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[Guide] How to Move to the Philippines

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Summary

More and more foreigners are choosing to move to the Philippines to work, invest or retire. Living in the Philippines has many advantages, especially with such a welcoming population.

As a country archipelago composed of more than 7000 islands, the Philippines is home to an abundance of flora and fauna, as well as beautiful landscapes, and numerous beaches.

When living in the Philippines, you can enjoy a rich and lively culture, lively nightlife, as well as varied and delicious gastronomy. The cost of living in the Philippines is moderate, which allows for a comfortable lifestyle.

As the 5th largest economy in Southeast Asia, the country also benefits from a dynamic economy and a privileged geographical position that offers many opportunities to investors and workers from all over the world.

Moving to the Philippines can therefore satisfy many profiles, but such an adventure requires taking some precautions.

Moving to the Philippines: Mandatory Steps

Visa requirements to move to the Philippines

It is important to be well-informed about the immigration formalities to be respected before moving to the Philippines: any irregular situation is generally strictly sanctioned.

European and US nationals can enter the country without a visa and stay for 30 days upon presentation of a valid passport and proof of the end of their stay. This authorization can be extended for a maximum of 29 days.

This solution is not sufficient for living in the Philippines, and obtaining a visa before the beginning of the expatriation is therefore essential.

There are several types of visas, such as immigrant visas, intended for foreigners who wish to obtain permanent residence (they may be subject to quotas), visas for students, workers, investors, or even retirees.

It is often necessary to be able to justify a minimum amount of financial resources in order to obtain them.

Other important documents for moving to the Philippines

All foreigners who are going to stay in the Philippines for more than 59 days must also obtain an Alien Certificate of Registration Identity card (or ACR I-Card). This document is mandatory and contains all the information needed by immigration services.

Registration is not a legal requirement for living in the Philippines. But it is a security measure that will also allow the expatriate and his family to benefit from easier administrative procedures:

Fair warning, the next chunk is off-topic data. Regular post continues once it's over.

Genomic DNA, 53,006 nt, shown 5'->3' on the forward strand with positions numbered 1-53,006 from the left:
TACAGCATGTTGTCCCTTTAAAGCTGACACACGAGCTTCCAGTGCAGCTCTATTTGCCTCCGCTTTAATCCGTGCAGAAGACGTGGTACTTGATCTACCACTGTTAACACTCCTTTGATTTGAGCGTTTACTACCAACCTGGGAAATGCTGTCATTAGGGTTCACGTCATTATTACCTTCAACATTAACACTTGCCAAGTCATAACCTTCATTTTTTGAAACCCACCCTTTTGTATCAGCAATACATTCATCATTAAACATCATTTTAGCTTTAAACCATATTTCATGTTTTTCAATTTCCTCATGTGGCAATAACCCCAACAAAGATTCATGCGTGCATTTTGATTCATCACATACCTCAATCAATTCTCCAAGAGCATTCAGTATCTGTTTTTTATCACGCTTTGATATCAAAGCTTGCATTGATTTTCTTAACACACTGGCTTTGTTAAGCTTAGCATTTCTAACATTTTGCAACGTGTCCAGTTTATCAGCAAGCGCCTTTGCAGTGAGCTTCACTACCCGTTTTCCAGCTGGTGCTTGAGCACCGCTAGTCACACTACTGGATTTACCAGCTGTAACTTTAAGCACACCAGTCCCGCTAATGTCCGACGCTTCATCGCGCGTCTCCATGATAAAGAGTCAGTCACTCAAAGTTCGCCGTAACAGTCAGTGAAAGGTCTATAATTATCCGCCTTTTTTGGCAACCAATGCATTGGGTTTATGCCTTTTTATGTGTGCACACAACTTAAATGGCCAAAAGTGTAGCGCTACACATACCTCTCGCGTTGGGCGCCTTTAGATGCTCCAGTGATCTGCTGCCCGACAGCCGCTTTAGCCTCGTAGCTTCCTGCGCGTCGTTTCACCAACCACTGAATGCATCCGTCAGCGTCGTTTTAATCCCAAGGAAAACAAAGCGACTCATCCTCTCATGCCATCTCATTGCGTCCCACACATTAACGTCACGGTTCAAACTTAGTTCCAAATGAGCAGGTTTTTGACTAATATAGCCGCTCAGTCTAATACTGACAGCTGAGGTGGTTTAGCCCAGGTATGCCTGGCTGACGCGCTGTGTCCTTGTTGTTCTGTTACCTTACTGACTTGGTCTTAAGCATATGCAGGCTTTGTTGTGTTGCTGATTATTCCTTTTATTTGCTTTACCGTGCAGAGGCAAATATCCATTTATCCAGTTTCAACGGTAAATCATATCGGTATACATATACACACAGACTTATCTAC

• Registration of civil status documents
  • Renewal of identity documents
  • Registration on electoral lists
  • etc.

Working While Living in the Philippines

The economic dynamism of the Philippines is favorable to foreign workers and entrepreneurs, and many companies from all over the world are already established in the country.

Even though local employers tend to give priority to Filipino workers, finding a job is not difficult if you are fluent in English and have skills that match the needs of the local job market.

However, it is preferable to have already found a job before moving to the Philippines.

Some sectors offer particularly interesting job opportunities:

  • Education
  • Construction
  • Tourism
  • Logistics
  • Information technology
  • Manufacturing industry.

In order to work in the Philippines, it is necessary to have a Foreign Work Permit (FWP). It can be requested by the expatriate or by his employer.

Health Coverage After Moving to the Philippines

Foreigners who move to the Philippines are generally no longer covered by their Social Security system unless they have the status of a seconded worker.

Employees and contractors and their dependents can benefit from the local health insurance system (NHIP) while living in the Philippines.

It is usually the employer who takes care of the affiliation of his employee to the social security system, but this registration does not automatically give rights to coverage. The system is poorly financed and therefore does not function optimally.

Filipino health facilities often do not meet Western standards, even if the doctors are well-trained. Most expatriates tend to turn to private facilities, which are better equipped but also more expensive.

The best solution to be well taken care of and reimbursed when moving to the Philippines is therefore to subscribe to an expatriate insurance policy before leaving.

This type of coverage not only allows you to benefit from optimal care in partner establishments and advantageous reimbursements, but also gives you access to evacuation and repatriation insurance, which is essential when you move to the other side of the world.

The contract protects the insured in the Philippines, but also during his stays in other countries, and during his temporary return to his country of origin.

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This is also interesting:

What countries should I move to? The best countries to move to are not the same for everyone! Finding the ideal destination depends first of all on what is expected on a personal level.

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